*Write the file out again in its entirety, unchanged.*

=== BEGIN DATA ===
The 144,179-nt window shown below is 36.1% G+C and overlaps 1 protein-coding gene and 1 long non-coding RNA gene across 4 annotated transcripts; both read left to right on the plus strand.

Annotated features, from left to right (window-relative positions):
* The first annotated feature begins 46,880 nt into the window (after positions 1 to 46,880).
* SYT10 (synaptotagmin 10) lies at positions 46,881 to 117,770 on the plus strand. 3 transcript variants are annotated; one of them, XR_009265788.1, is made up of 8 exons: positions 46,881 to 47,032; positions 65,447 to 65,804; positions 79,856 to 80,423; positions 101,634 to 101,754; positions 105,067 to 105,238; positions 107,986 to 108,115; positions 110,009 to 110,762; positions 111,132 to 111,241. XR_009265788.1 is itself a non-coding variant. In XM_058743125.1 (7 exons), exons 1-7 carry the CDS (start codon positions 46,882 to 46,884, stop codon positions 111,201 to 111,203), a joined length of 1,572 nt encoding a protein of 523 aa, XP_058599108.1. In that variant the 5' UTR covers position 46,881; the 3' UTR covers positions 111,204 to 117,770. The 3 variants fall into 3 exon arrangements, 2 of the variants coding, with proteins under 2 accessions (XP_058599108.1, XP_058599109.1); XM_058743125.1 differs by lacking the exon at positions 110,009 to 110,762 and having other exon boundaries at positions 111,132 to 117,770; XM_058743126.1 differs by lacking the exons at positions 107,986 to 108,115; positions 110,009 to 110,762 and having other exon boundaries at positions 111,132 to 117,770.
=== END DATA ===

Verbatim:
The 144,179-nt window shown below is 36.1% G+C and overlaps 1 protein-coding gene and 1 long non-coding RNA gene across 4 annotated transcripts; both read left to right on the plus strand.

Annotated features, from left to right (window-relative positions):
* The first annotated feature begins 46,880 nt into the window (after positions 1 to 46,880).
* SYT10 (synaptotagmin 10) lies at positions 46,881 to 117,770 on the plus strand. 3 transcript variants are annotated; one of them, XR_009265788.1, is made up of 8 exons: positions 46,881 to 47,032; positions 65,447 to 65,804; positions 79,856 to 80,423; positions 101,634 to 101,754; positions 105,067 to 105,238; positions 107,986 to 108,115; positions 110,009 to 110,762; positions 111,132 to 111,241. XR_009265788.1 is itself a non-coding variant. In XM_058743125.1 (7 exons), exons 1-7 carry the CDS (start codon positions 46,882 to 46,884, stop codon positions 111,201 to 111,203), a joined length of 1,572 nt encoding a protein of 523 aa, XP_058599108.1. In that variant the 5' UTR covers position 46,881; the 3' UTR covers positions 111,204 to 117,770. The 3 variants fall into 3 exon arrangements, 2 of the variants coding, with proteins under 2 accessions (XP_058599108.1, XP_058599109.1); XM_058743125.1 differs by lacking the exon at positions 110,009 to 110,762 and having other exon boundaries at positions 111,132 to 117,770; XM_058743126.1 differs by lacking the exons at positions 107,986 to 108,115; positions 110,009 to 110,762 and having other exon boundaries at positions 111,132 to 117,770.